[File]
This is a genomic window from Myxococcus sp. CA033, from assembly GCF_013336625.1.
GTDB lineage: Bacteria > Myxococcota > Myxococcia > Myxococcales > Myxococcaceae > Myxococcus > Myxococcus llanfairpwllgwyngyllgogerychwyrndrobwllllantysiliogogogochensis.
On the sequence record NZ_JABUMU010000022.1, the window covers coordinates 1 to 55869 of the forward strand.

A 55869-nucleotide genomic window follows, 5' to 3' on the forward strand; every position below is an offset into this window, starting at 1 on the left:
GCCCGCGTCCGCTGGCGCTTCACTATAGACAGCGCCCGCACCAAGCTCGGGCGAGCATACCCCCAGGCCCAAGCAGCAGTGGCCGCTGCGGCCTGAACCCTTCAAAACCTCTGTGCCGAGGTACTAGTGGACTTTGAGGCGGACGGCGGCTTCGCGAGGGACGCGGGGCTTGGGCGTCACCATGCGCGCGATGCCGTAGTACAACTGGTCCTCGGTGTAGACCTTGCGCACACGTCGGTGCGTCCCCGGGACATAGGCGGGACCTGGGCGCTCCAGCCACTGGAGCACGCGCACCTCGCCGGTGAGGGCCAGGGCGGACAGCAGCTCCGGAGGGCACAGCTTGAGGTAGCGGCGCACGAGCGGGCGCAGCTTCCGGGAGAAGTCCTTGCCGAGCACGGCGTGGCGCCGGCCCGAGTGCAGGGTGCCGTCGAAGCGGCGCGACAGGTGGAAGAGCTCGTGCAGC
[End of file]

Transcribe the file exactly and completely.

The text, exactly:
This is a genomic window from Myxococcus sp. CA033, from assembly GCF_013336625.1.
GTDB lineage: Bacteria > Myxococcota > Myxococcia > Myxococcales > Myxococcaceae > Myxococcus > Myxococcus llanfairpwllgwyngyllgogerychwyrndrobwllllantysiliogogogochensis.
On the sequence record NZ_JABUMU010000022.1, the window covers coordinates 1 to 55869 of the forward strand.

A 55869-nucleotide genomic window follows, 5' to 3' on the forward strand; every position below is an offset into this window, starting at 1 on the left:
GCCCGCGTCCGCTGGCGCTTCACTATAGACAGCGCCCGCACCAAGCTCGGGCGAGCATACCCCCAGGCCCAAGCAGCAGTGGCCGCTGCGGCCTGAACCCTTCAAAACCTCTGTGCCGAGGTACTAGTGGACTTTGAGGCGGACGGCGGCTTCGCGAGGGACGCGGGGCTTGGGCGTCACCATGCGCGCGATGCCGTAGTACAACTGGTCCTCGGTGTAGACCTTGCGCACACGTCGGTGCGTCCCCGGGACATAGGCGGGACCTGGGCGCTCCAGCCACTGGAGCACGCGCACCTCGCCGGTGAGGGCCAGGGCGGACAGCAGCTCCGGAGGGCACAGCTTGAGGTAGCGGCGCACGAGCGGGCGCAGCTTCCGGGAGAAGTCCTTGCCGAGCACGGCGTGGCGCCGGCCCGAGTGCAGGGTGCCGTCGAAGCGGCGCGACAGGTGGAAGAGCTCGTGCAGC